The November Criminals – Sam Munson

The November Criminals

by Sam Munson
Doubleday; April 20, 2010
278 Pages; $24.95

Munson’s debut novel is an interesting story of a teenage boy’s (Addison Schacht) high school and internal struggles with alienation, relationships/friendships, and personal demons.

Addison tells his story in the form of a college admissions essay, where he unloads the story of his life in a gritty and aggressive manner. Addison comes across as a narcissistic, self-absorbed, know it all, with a tough as nails exterior. Slowly the story starts to reveal the human side that makes Addison more and more compelling to the reader.

Addison’s story involves drugs, death, sex and all the teenage angst of a young man who’s mastered self alienation and self sabotage only to have an unexpected epiphany that will bring him to understanding himself better.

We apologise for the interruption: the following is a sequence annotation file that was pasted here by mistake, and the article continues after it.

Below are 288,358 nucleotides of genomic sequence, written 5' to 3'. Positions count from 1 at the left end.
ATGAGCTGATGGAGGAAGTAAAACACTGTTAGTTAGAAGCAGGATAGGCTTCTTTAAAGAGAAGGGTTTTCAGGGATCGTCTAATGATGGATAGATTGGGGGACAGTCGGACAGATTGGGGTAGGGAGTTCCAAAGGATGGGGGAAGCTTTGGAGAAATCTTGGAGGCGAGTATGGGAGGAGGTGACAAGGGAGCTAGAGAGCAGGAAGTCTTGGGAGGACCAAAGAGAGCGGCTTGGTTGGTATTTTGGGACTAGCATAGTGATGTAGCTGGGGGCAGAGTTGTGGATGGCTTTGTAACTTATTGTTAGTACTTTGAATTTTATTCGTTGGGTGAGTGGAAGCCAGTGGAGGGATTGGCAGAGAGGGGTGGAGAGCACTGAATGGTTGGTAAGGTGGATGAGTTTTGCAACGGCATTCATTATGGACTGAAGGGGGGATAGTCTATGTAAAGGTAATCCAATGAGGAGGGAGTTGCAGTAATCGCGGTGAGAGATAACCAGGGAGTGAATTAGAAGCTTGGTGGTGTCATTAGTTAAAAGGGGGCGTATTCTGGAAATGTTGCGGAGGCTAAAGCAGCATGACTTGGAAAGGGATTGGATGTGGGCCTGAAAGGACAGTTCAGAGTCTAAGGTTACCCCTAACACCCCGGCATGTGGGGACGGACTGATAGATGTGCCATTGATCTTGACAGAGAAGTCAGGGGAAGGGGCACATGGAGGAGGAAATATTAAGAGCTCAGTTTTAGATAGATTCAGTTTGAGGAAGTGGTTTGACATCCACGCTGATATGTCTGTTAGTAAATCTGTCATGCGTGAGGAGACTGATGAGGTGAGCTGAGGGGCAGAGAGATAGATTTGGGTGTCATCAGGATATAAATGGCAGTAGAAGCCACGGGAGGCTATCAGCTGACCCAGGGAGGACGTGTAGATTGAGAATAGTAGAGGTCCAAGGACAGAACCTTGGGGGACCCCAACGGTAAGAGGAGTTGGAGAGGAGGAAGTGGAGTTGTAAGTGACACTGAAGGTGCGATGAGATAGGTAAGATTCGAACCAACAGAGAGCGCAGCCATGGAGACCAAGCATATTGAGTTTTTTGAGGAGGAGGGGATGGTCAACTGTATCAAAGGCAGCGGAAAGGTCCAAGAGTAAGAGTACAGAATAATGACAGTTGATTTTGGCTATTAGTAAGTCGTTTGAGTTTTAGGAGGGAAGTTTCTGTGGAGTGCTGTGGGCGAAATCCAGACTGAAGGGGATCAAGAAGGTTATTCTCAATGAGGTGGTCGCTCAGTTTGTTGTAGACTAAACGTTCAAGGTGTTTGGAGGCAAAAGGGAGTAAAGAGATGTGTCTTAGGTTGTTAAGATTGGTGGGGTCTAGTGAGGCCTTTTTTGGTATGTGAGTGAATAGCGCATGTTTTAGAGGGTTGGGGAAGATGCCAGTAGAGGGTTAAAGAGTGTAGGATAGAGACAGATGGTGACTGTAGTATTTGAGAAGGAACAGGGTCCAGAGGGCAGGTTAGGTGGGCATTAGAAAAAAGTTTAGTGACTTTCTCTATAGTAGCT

Munson’s writing is forced. Often trying too hard to make the character “sound” young in his dialog. Instead Munson makes his character sound unintelligent which is clearly not the case with Addison. In spite of this, I found that the story was interesting enough that even when I was frustrated with the writing at times, I kept picking up the book wanting to read more of the story.

A solid debut novel by Sam Munson.

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9 Responses to The November Criminals – Sam Munson

  1. Tea says:

    I would like to read about Addison. He sounds “real.”

  2. thisismynewmoon says:

    Awesome review. Definitely adding this one to the list.

  3. Zee says:

    This sounds like something I’d enjoy… I like gritty anarchy-ridded stories. Nice stuff. I’ll add it to my goodreads list. Keep up the good work Jason!

  4. deesseDiawl says:

    Just want to say what a great blog you got here!
    I’ve been around for quite a lot of time, but finally decided to show my appreciation of your work!

    Thumbs up, and keep it going!


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